The Navhind Times Archive

Chill with chillies

Miguel Braganza

Black pepper was the favourite spice of the world. When the Arabs disrupted the trade with Europe, perhaps in response to the Crusades of the 12th and 13th centuries, the Europeans set out to find a sea route to India. Columbus landed in what was later named the West Indies and others reached South America, where they found chillies used as a spice. Vasco da Gama reached Kerala in 1498 A D and later in 1510, Goa became the first European colony in the whole of Asia. It became the point of entry of a substitute for black pepper that was known as green pepper or bell pepper. The terminology follows this trend across languages, from ‘kali mirch’ to ‘hari mirch’ or ‘lal mirch’ in Hindi and from ‘miri’ to ‘mirisang’ in Konkani language. Today, the Latin American chillies have eclipsed the pepper in the Indian cuisine, from Maharashtrian and Tandoor to Mughlai and Bengali. We even have Kashmiri chillies.

Chillies are both annual and perennial. The very tiny erectly-held chilies, commonly known as ‘Portugali or tarvotti mirsang’, are perennial, living for 5 to 10 years. They are called ‘bird chillies’ because the birds feast on them as they ripen on the plants. It is these tiny ones that make Goan papads taste different from their counterparts from other states. Most of the other varieties, have various shapes and sizes, eg Kashmiri, byadgi, massuri, Khola, Aldona black and other varieties. The stout chillies are commonly known by their generic name capsicum. They do better in cooler temperature and have earned the name ‘Shimla mirch’ for this reason. They are normally stuffed with meat, prawns or vegetables and also used fresh in tossed salads.

For raising seedlings, sow two seeds per spot in a slotted seedling tray filled with a mixture of soil or coco peat and compost in equal quantities. Use a single seed if sowing expensive hybrid seeds. Add a little of the mixture to cover the seeds. Water lightly and cover with a thick transparent polythene sheet or glass pane. There is no need to water till seeds germinate. If not covered, water lightly every afternoon when the surface soil is dry. Seedlings can be grown on raised beds 20 cm above ground level, about one metre wide and of desired length.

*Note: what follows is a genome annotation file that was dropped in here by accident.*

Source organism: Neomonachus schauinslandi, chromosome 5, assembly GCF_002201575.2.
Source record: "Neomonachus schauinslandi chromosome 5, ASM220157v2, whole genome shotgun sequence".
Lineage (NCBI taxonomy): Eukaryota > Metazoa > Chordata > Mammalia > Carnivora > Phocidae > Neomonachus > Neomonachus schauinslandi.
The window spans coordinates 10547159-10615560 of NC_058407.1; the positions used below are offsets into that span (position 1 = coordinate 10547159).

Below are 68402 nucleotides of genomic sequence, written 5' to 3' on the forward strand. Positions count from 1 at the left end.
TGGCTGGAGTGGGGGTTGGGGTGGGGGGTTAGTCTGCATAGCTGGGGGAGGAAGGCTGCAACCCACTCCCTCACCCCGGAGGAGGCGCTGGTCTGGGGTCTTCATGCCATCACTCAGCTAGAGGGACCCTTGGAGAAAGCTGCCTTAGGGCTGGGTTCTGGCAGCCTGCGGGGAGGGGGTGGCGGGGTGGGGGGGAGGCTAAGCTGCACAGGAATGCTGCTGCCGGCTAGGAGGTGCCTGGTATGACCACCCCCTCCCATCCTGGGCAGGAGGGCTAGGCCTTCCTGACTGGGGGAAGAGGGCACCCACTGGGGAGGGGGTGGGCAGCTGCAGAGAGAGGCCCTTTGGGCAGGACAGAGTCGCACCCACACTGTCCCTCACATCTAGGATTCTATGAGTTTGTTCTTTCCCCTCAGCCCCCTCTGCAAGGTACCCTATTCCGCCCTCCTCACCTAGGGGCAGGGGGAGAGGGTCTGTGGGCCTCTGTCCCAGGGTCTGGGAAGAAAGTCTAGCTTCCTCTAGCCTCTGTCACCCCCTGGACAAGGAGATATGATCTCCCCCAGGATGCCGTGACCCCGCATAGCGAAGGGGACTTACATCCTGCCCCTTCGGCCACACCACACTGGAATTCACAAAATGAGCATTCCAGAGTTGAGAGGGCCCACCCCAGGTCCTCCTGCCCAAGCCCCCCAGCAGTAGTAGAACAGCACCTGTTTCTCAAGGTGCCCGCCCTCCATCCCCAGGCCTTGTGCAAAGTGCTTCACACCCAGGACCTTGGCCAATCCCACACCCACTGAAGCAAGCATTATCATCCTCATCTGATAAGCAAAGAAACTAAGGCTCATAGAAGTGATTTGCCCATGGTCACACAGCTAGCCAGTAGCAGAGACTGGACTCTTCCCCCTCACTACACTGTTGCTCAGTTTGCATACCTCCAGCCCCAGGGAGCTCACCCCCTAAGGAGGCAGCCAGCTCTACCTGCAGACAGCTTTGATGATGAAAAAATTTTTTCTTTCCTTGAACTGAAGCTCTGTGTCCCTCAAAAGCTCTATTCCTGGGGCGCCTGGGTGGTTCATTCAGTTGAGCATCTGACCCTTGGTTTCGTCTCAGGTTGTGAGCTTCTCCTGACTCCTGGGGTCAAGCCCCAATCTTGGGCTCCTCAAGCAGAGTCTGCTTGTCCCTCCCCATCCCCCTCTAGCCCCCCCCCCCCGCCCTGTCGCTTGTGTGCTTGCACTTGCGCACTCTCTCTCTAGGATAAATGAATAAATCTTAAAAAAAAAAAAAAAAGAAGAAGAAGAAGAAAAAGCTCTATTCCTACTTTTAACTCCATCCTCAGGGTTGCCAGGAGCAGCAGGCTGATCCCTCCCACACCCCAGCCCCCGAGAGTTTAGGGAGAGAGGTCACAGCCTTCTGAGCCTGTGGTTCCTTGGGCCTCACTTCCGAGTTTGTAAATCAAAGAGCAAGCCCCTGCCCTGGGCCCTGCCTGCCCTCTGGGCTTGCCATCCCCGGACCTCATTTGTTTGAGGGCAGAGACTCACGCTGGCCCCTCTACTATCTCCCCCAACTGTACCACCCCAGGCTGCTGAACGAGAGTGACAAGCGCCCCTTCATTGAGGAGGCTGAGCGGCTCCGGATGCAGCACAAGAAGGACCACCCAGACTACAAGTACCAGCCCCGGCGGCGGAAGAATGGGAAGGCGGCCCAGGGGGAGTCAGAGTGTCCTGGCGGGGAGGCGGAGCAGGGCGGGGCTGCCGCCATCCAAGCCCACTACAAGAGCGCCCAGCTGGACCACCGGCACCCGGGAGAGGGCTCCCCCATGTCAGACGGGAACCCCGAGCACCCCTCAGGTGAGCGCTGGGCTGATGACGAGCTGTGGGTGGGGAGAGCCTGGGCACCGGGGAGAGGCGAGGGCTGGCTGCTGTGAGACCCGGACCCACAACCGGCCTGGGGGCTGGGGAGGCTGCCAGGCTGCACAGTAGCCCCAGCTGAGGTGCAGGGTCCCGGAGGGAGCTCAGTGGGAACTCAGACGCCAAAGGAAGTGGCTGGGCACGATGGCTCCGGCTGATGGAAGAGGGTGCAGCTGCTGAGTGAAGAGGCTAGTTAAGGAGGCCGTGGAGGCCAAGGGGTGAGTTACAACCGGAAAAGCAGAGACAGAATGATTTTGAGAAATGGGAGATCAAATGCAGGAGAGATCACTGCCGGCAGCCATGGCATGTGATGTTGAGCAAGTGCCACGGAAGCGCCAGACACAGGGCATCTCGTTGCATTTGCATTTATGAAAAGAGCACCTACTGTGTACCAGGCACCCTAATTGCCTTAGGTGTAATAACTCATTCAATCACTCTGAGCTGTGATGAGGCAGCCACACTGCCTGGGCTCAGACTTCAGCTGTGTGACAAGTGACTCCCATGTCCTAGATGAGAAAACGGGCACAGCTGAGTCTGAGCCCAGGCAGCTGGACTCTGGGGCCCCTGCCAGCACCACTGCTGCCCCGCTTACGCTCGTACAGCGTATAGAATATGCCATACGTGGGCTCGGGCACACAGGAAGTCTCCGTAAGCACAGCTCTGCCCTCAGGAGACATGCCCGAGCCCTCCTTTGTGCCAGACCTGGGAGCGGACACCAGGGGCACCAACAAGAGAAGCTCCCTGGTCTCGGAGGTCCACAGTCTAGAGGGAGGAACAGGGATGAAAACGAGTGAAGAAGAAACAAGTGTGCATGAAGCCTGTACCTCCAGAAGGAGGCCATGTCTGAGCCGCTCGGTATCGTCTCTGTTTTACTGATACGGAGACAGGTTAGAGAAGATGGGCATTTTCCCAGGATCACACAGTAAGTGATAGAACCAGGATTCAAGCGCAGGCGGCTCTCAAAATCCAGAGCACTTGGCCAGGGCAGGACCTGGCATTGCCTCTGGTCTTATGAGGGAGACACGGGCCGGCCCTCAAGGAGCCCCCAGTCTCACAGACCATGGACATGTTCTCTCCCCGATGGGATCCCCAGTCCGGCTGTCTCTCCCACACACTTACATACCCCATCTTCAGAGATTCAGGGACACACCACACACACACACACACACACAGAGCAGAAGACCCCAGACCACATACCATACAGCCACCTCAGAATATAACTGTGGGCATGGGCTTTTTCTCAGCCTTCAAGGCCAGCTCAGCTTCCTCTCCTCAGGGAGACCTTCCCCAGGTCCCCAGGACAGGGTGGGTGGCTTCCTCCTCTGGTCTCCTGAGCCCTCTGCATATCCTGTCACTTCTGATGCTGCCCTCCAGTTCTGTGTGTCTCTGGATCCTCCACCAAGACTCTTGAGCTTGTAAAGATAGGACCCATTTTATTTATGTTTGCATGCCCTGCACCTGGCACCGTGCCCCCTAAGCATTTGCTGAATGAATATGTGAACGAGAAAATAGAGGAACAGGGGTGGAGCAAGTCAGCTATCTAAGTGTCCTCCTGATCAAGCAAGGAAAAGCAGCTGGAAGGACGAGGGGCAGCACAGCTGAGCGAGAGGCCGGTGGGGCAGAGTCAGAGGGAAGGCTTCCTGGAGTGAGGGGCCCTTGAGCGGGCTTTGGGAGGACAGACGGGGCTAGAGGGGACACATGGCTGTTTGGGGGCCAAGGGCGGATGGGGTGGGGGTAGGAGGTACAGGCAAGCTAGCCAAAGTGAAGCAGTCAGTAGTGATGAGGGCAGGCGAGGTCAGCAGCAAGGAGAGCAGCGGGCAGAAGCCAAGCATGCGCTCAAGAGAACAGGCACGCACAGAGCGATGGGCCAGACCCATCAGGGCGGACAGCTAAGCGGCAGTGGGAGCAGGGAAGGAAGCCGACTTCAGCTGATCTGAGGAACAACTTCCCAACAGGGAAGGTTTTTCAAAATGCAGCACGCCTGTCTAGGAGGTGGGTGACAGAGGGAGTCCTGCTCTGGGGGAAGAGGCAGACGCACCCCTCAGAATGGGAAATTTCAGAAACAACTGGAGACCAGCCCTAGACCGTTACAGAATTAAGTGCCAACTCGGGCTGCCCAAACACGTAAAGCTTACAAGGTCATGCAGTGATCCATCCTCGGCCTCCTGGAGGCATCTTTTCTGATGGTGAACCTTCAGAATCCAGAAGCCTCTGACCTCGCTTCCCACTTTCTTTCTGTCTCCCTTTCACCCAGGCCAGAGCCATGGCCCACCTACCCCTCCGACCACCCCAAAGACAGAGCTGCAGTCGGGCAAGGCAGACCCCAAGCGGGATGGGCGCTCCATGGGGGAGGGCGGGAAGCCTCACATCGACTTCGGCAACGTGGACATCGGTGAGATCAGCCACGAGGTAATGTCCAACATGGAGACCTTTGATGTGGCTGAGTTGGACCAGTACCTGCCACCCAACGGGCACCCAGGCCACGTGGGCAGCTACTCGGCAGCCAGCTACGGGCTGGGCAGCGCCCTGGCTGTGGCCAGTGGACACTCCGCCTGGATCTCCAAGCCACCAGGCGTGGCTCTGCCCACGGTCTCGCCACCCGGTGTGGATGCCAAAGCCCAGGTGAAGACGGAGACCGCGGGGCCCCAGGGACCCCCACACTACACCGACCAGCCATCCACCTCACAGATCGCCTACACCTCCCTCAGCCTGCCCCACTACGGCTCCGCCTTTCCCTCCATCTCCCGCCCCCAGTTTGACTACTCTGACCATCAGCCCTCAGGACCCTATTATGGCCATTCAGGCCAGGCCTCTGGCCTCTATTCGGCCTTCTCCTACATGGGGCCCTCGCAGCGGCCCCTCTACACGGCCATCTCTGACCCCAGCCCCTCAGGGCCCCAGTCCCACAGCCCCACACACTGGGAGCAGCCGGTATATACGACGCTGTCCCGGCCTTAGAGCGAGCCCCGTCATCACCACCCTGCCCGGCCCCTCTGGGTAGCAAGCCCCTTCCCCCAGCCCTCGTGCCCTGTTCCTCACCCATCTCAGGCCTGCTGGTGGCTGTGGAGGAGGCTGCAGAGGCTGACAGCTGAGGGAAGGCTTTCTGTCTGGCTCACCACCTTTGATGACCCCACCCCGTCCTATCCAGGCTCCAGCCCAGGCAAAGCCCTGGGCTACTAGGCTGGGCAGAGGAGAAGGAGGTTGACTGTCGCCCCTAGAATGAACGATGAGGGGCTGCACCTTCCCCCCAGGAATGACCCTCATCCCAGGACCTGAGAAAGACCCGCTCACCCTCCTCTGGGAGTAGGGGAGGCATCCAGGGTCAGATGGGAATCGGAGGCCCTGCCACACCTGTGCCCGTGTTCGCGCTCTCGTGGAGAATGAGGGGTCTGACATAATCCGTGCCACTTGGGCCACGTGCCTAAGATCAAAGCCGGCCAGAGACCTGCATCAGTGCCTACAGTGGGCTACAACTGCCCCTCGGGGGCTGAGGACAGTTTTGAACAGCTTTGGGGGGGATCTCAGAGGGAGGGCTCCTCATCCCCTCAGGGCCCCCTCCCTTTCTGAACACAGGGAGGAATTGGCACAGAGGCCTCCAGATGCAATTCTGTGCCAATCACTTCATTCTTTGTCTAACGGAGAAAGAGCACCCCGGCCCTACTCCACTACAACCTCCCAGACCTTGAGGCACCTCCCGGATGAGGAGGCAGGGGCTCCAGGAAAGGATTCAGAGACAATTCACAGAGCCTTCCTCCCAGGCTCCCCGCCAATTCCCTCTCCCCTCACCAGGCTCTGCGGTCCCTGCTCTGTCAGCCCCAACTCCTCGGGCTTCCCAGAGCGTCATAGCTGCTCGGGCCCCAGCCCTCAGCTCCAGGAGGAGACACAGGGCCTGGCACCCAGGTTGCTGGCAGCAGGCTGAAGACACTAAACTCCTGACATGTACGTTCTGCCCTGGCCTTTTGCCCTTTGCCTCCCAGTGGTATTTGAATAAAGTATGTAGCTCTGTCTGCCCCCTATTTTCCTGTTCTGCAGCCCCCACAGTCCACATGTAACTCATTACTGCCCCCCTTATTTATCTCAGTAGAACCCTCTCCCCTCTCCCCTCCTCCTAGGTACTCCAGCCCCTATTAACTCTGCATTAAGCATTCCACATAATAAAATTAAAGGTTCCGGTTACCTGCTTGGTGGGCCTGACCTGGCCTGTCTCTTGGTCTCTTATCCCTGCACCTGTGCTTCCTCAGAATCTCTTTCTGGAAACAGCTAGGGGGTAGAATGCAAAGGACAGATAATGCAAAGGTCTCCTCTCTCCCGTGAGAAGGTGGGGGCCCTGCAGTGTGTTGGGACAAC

Cover the raised bed with paddy straw as mulch to keep the soil moist and cool in the afternoons and warm during the cool nights. Reduce the mulch after a week and remove entirely when the seedlings get new leaves. Water the bed lightly every afternoon, preferably with a shower attachment or a watering can. Reduce the watering when the plants have four leaves and transplant them at 5 to 6 leaf stage, preferably in the cool evening hours to avoid drying up. Seedlings are also available on sale in Mapusa’s Friday market on January mornings between 8 and 10 a.m., rarely later.

A single plant can be grown in a ten to twelve inches diameter pot in a balcony or on the terrace. Compost your kitchen waste and use it to manure the plants. It is quite simple once one gets it right.

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